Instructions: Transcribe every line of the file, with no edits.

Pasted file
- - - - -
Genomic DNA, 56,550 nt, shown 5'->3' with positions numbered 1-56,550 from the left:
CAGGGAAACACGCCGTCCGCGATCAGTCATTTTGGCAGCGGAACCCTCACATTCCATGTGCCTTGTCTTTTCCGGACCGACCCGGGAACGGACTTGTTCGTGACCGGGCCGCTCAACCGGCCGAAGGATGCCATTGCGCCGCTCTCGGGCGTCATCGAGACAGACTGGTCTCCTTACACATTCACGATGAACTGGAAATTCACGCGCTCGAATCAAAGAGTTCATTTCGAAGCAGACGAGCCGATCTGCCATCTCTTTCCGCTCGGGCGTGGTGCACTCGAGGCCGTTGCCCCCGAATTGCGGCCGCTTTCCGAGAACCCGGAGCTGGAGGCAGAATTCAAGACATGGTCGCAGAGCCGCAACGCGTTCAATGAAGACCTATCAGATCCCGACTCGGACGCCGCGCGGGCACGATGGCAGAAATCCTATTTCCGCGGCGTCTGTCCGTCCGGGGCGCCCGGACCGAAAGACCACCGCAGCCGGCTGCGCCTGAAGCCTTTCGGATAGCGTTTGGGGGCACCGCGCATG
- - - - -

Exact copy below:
Genomic DNA, 56,550 nt, shown 5'->3' with positions numbered 1-56,550 from the left:
CAGGGAAACACGCCGTCCGCGATCAGTCATTTTGGCAGCGGAACCCTCACATTCCATGTGCCTTGTCTTTTCCGGACCGACCCGGGAACGGACTTGTTCGTGACCGGGCCGCTCAACCGGCCGAAGGATGCCATTGCGCCGCTCTCGGGCGTCATCGAGACAGACTGGTCTCCTTACACATTCACGATGAACTGGAAATTCACGCGCTCGAATCAAAGAGTTCATTTCGAAGCAGACGAGCCGATCTGCCATCTCTTTCCGCTCGGGCGTGGTGCACTCGAGGCCGTTGCCCCCGAATTGCGGCCGCTTTCCGAGAACCCGGAGCTGGAGGCAGAATTCAAGACATGGTCGCAGAGCCGCAACGCGTTCAATGAAGACCTATCAGATCCCGACTCGGACGCCGCGCGGGCACGATGGCAGAAATCCTATTTCCGCGGCGTCTGTCCGTCCGGGGCGCCCGGACCGAAAGACCACCGCAGCCGGCTGCGCCTGAAGCCTTTCGGATAGCGTTTGGGGGCACCGCGCATG